Attempt to recover the F-1 Amateur Radio CubeSat

19:42 Fernando Luiz de Souza 0 Comments



Since the amateur radio F-1 CubeSat was deployed from the International Space Station (ISS) on October 4 there have been no confirmed reception reports.

The attempts to recover the CubeSat are now focusing on reception of the backup UHF FM channel 437.485 MHz (+/-10 kHz Doppler shift). This FM beacon should transmit Morse Code for 20 seconds every minute during daylight.

The team would appreciate any reports of the beacon which can be sent to Thu Trong Vu XV9AA at thuvt@fpt.edu.vn

The FPT University FSpace team have issued a statement:

November 2, 2012, FSpace laboratory, FPT University issued an official report stating that no signal is heard from F-1 CubeSat after its deployment to space from the International Space Station (ISS) a month ago. However, the project team confirms that they are working to troubleshoot the problem.

According to Thu Trong Vu XV9AA, Project Manager, “As soon as F-1 was deployed from the ISS, FSpace’s ground station in Hanoi and other amateur radio stations around the world have been listening on F-1’ frequencies 145.980 MHz and 437.485 MHz but so far nothing heard except for a few uncertain reports of a weak signal during the first few days.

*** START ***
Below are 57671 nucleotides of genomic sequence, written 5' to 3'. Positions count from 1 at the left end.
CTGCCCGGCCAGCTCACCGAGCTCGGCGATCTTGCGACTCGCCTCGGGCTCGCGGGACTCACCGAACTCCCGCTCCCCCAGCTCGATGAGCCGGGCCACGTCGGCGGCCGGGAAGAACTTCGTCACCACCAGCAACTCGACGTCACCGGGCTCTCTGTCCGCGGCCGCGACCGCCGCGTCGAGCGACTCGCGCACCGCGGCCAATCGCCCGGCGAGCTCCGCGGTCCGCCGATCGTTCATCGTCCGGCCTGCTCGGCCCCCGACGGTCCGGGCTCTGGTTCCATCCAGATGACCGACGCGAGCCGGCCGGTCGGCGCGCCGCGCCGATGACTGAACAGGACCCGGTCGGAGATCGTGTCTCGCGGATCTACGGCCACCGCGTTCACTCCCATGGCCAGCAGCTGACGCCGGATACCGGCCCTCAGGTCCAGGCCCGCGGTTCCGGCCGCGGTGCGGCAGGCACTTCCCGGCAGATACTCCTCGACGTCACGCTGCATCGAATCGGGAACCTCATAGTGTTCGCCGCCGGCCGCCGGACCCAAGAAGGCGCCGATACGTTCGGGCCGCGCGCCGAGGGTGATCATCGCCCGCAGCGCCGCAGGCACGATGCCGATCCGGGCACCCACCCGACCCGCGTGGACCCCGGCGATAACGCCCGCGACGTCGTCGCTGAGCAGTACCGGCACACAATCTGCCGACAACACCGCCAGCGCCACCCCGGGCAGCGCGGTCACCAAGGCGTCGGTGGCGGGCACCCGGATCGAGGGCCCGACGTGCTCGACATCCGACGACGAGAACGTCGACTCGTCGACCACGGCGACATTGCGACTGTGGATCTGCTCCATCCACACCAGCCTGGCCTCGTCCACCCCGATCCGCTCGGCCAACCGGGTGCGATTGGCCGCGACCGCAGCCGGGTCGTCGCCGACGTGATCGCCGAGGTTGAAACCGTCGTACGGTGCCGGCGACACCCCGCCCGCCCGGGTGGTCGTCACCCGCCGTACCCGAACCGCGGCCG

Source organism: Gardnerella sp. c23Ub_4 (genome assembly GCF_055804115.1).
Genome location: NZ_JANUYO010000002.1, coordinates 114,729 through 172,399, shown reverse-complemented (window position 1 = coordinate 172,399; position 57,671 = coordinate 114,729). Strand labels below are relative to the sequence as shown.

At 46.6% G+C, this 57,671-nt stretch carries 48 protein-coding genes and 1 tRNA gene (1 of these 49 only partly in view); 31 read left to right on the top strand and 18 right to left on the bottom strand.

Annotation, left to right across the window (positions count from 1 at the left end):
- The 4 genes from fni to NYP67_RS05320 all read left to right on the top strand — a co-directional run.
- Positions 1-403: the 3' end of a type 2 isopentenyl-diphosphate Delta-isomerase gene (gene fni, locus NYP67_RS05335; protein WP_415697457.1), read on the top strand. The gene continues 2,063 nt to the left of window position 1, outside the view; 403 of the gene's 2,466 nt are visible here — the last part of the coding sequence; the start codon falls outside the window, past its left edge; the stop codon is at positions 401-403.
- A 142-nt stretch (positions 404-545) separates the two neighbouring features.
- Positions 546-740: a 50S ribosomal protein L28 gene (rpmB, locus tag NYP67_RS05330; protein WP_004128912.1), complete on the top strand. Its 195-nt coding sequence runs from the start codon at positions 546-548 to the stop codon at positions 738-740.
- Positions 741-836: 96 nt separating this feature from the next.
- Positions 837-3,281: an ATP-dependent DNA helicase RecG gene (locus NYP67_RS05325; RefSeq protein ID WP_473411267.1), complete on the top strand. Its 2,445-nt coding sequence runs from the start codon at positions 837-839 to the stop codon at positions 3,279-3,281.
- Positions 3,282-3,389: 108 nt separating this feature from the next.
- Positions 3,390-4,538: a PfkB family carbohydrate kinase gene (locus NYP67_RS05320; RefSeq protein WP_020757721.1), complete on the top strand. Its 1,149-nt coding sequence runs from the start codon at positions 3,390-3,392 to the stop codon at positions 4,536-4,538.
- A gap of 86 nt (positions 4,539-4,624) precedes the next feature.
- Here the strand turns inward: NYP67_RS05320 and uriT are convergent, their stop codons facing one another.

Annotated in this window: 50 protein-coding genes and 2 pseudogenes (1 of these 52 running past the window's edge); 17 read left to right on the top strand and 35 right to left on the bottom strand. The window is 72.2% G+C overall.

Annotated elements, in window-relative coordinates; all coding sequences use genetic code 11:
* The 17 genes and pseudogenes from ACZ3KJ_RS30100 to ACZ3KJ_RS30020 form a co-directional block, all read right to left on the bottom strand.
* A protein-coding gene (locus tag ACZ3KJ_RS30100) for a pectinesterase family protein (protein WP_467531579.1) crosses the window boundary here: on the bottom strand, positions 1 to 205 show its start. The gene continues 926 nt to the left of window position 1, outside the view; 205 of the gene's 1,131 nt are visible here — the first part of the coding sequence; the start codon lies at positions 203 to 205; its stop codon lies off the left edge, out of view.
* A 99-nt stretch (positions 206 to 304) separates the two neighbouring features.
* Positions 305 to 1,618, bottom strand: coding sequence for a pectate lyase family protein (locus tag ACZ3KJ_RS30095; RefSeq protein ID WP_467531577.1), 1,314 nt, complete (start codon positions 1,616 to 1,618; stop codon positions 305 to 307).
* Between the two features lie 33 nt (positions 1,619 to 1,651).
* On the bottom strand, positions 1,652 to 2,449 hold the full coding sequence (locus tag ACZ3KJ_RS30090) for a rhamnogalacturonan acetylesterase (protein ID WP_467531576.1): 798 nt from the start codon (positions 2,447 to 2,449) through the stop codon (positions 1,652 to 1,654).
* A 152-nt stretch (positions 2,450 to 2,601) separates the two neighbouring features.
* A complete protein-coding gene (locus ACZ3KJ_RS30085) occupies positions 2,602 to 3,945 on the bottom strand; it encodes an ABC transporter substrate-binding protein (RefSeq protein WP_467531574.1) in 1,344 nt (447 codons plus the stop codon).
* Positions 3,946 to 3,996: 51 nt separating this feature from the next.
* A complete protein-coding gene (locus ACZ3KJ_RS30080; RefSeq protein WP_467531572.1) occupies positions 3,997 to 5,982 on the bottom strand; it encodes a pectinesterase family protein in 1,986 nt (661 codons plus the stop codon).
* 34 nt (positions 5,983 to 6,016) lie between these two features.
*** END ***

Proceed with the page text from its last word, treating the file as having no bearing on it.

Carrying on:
Preliminary analysis points to failure of the satellite’s power supply subsystem as the cause of the problem. At the moment FSpace team together with US partner NanoRacks are collecting information, analyzing different scenarios that could happen to the satellite in orbit and experimenting with the Engineering Model (an identical backup unit) of
F-1 CubeSat in the laboratory to determine the problem. The team is also planning to send uplink commands to the satellite in an effort to restart the onboard microcontroller. However, the chance of recovery is slim, the team acknowledged.

Currently, F-1 CubeSat is orbiting the Earth at an average altitude of 400km (perigee 390 km, apogee 410 km) and being tracked by NORAD as object #38855. Its altitude decreases with time due to friction with the atmosphere (atmospheric drag) and summarized in the following table. According to orbital analysis, the satellite has an orbital lifetime of about 5 months (until March 2013) before descending low and burn up completely in the atmosphere.

F-1’ mission goals are to “survive” the space environment, taking photos of the Earth and communicating with the ground control station at a speed of 1200 bit per second. Thu Trong Vu XV9AA said: “Although we haven’t heard from F-1, during the course of the project team members have learned valuable knowledge and gained practical experience in developing a pico-satellite. This is an important stepping stone for us to move forward in the long journey to the stars”.

Satellite Tracking http://www.uk.amsat.org/?page_id=983

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